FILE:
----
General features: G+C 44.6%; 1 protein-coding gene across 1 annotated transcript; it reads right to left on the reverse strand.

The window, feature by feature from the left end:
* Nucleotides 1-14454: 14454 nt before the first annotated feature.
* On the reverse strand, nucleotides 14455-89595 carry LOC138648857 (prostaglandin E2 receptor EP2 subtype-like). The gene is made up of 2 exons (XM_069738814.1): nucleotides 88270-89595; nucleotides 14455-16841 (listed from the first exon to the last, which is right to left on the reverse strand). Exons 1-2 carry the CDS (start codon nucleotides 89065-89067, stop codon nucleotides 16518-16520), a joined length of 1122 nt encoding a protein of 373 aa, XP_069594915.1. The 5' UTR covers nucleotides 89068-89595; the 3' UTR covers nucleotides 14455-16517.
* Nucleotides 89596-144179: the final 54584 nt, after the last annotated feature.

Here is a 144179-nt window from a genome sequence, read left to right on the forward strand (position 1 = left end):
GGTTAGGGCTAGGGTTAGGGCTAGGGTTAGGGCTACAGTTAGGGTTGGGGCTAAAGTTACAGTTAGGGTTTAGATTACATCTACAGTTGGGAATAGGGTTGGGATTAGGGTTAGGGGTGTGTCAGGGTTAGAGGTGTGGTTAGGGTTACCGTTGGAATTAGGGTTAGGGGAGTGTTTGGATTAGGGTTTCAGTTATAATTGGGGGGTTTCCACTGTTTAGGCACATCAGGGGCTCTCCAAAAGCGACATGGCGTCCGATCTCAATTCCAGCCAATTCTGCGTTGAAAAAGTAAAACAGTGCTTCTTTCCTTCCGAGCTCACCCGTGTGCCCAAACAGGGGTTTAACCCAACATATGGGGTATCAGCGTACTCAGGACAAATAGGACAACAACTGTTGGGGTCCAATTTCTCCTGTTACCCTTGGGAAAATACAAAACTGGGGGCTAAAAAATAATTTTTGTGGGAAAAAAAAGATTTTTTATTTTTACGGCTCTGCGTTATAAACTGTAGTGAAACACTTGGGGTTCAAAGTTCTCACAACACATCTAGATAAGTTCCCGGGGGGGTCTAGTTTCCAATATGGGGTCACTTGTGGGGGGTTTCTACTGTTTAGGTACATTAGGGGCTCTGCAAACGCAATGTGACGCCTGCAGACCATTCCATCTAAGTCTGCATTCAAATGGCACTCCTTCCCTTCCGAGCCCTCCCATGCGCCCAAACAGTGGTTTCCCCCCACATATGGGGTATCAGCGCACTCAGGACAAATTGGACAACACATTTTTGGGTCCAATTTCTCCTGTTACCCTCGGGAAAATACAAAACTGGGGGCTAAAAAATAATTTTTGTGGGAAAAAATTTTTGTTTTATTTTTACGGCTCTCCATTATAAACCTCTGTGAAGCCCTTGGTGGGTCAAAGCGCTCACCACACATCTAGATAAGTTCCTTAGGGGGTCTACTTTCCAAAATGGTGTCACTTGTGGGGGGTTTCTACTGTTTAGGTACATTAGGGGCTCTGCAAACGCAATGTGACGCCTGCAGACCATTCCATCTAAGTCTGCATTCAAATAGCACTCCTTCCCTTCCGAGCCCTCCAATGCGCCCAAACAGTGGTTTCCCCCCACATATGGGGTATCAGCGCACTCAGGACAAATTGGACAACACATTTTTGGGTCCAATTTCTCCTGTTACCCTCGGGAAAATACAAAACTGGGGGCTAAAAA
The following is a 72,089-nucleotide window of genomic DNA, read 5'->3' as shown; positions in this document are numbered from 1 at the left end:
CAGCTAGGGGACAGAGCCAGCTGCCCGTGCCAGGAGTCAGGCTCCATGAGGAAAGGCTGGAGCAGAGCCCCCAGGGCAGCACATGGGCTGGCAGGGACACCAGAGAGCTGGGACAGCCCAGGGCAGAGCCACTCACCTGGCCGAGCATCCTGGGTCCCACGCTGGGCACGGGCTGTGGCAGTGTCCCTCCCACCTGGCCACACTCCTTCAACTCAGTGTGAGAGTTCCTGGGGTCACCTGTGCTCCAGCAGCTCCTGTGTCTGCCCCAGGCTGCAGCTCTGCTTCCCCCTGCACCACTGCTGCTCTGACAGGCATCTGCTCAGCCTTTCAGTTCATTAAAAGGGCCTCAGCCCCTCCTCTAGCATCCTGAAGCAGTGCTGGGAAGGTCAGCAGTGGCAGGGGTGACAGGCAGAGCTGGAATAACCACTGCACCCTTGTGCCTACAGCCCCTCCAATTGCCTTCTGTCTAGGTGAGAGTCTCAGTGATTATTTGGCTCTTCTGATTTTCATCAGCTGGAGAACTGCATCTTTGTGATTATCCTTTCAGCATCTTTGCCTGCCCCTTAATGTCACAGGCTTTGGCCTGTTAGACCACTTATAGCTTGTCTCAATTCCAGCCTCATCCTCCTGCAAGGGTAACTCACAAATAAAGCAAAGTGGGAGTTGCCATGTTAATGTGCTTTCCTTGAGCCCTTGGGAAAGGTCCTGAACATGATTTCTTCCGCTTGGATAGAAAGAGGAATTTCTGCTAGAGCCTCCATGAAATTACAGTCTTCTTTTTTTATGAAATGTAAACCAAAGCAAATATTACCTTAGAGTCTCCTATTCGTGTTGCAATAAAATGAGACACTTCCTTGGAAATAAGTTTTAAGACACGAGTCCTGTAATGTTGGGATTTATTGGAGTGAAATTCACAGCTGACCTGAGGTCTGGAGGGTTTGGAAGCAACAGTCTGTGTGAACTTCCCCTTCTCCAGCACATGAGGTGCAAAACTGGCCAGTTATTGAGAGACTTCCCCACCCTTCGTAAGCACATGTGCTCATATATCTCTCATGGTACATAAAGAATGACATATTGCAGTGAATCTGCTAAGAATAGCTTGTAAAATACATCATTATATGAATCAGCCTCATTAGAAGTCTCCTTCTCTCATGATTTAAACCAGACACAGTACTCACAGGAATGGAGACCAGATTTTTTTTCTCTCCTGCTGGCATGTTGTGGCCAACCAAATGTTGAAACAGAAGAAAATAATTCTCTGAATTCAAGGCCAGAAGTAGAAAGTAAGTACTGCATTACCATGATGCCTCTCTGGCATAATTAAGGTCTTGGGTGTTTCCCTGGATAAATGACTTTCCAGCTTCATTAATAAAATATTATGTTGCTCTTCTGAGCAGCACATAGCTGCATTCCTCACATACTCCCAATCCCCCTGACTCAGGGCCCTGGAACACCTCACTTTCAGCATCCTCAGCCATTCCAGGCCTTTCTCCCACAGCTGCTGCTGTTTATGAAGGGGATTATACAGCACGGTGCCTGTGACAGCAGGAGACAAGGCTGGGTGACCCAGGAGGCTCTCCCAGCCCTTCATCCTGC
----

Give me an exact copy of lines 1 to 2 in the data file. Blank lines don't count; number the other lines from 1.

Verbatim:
General features: G+C 44.6%; 1 protein-coding gene across 1 annotated transcript; it reads right to left on the reverse strand.

The window, feature by feature from the left end: